Should You Warm Up Your Car?
The winter months are upon us, and we are here to talk about the age-old question of whether or not you should warm up your car. The idea that you need to warm up your car comes from the days when vehicles had carburetors. If you are looking for a quick answer, those of us with modern vehicles have fuel injection. These vehicles do not need to be warmed up, and it's recommended you start driving and let the vehicle get up to temperature. For those who want to know more, here is why.
Why You Shouldn't Warm Up A Fuel-Injected Car
Image via Flickr by Flikkersteph
When you start your fuel-injected vehicle on a cold day, the gas and fuel ratios start off rich. The sensors add extra fuel to compensate for the cold temperatures. The engine will continue to run rich until the engine block and fluids warm up. This added fuel can dry up oil on surfaces, and gaskets. So when you let your vehicle idle, you are just letting the vehicle run rich longer than it has to, while potentially damaging engine components.
The best thing you can do for a fuel-injected vehicle is to start it and let it warm up just enough to get the defroster going. Once you can safely see out of the windshield and windows, you can start calmly driving the vehicle, until the engine gets to the proper temperature. Typically even in the coldest conditions, after about 15 minutes of calm driving, your engine should be fully warmed up and ready for you to drive a little harder.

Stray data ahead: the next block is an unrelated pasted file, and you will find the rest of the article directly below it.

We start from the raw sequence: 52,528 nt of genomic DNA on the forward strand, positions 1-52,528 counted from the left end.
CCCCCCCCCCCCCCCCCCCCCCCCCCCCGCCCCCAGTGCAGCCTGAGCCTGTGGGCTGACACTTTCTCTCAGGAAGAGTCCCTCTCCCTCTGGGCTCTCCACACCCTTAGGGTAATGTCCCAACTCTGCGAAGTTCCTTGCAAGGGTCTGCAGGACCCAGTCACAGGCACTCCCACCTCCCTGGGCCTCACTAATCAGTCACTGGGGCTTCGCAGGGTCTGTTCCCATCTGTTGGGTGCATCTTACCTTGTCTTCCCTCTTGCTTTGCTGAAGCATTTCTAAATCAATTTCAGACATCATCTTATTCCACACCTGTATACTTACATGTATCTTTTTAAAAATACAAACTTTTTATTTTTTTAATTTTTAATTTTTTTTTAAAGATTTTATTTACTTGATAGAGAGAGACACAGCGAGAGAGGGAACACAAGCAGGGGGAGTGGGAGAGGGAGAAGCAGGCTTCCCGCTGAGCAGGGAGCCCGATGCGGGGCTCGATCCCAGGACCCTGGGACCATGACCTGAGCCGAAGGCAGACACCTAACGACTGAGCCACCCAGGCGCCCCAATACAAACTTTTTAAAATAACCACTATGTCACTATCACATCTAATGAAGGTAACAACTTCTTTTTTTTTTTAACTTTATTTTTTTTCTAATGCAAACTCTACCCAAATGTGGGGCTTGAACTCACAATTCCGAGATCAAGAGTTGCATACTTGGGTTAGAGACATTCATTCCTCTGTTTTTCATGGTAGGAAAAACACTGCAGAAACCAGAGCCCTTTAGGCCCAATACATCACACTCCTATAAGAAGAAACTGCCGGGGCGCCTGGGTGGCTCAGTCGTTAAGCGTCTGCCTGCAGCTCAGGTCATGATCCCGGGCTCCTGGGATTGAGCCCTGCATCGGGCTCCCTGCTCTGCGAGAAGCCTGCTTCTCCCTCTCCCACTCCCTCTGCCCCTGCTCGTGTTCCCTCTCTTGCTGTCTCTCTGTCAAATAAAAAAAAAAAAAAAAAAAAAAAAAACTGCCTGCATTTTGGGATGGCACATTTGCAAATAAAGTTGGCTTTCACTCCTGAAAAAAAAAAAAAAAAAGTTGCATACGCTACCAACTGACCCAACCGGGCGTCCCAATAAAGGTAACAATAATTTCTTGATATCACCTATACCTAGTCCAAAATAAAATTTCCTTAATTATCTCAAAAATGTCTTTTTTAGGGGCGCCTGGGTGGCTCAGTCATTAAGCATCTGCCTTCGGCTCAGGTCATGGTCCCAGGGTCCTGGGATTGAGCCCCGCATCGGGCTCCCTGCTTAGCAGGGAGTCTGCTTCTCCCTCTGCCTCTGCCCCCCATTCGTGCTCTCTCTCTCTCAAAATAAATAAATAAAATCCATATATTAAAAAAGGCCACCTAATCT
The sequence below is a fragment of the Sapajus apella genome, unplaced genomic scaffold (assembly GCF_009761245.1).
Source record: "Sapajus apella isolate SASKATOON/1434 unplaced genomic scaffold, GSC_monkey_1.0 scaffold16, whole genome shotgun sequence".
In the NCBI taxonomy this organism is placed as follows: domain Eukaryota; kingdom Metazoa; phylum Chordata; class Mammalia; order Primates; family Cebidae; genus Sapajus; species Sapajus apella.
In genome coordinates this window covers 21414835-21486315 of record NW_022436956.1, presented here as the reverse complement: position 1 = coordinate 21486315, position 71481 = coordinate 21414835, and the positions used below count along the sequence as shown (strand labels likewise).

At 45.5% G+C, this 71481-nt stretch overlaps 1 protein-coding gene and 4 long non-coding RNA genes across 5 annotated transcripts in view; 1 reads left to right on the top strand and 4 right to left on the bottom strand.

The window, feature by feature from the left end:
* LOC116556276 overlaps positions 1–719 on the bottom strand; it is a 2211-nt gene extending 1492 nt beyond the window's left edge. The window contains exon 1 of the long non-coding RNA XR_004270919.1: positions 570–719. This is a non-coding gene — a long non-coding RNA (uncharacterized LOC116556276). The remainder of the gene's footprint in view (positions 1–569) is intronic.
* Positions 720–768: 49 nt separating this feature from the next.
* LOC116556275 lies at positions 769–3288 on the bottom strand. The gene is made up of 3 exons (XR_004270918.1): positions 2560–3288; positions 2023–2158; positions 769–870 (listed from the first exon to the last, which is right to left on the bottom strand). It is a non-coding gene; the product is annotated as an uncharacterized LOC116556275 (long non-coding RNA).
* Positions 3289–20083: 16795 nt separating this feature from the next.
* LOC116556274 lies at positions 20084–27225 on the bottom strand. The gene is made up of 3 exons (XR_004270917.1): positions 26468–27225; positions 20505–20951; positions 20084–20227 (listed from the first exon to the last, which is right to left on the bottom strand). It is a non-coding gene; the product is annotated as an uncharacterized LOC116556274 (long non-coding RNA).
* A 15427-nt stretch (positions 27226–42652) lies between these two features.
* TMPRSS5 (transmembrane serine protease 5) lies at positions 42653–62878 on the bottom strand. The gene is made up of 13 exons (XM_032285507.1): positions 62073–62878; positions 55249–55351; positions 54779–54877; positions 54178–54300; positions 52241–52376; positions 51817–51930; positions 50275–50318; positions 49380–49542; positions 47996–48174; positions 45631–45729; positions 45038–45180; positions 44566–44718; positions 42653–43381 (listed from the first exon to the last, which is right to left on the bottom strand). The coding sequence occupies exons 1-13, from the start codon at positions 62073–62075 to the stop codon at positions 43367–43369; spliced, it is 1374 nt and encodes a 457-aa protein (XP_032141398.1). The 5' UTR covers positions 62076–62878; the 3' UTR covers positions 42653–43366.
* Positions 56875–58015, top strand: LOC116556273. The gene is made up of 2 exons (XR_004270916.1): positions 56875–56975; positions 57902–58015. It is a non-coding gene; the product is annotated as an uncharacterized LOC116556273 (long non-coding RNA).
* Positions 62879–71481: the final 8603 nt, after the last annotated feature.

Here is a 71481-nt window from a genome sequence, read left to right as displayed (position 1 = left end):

Why Should I Warm Up My Carbureted Car?
The old carbureted engines mix gas and air mechanically. They don't have sensors to force extra fuel when the weather is cold. The system has a mechanical system known as a choke that will temporarily restrict the air intake to produce a rich fuel mixture. It is important to warm up these cars, as you will have a difficult time driving when the engine is choked. Stalling out, fouling your spark plugs, and more issues can arise when you try to drive a carbureted car too soon.
So there it is: Most of us who drive a vehicle newer than the early 1990s should have no reason to warm up the engine. Mostly all daily drivers on the road today have fuel injection. So go ahead and hop in, and take off as soon as your defroster clears your windshield for visibility. Those who have a carbureted car, continue doing what your grandpa told you because, for that style of engine system, he's right. You need to warm it up before taking it out on the road.
Now you know the reasons why and why not to warm your car up, you are able to keep your vehicle continuing to run safely and efficiently. Warming up your fuel-injected car is just running it rich longer then it needs to run for, while also wasting fuel. So this winter, get in and go as soon as you can safely see.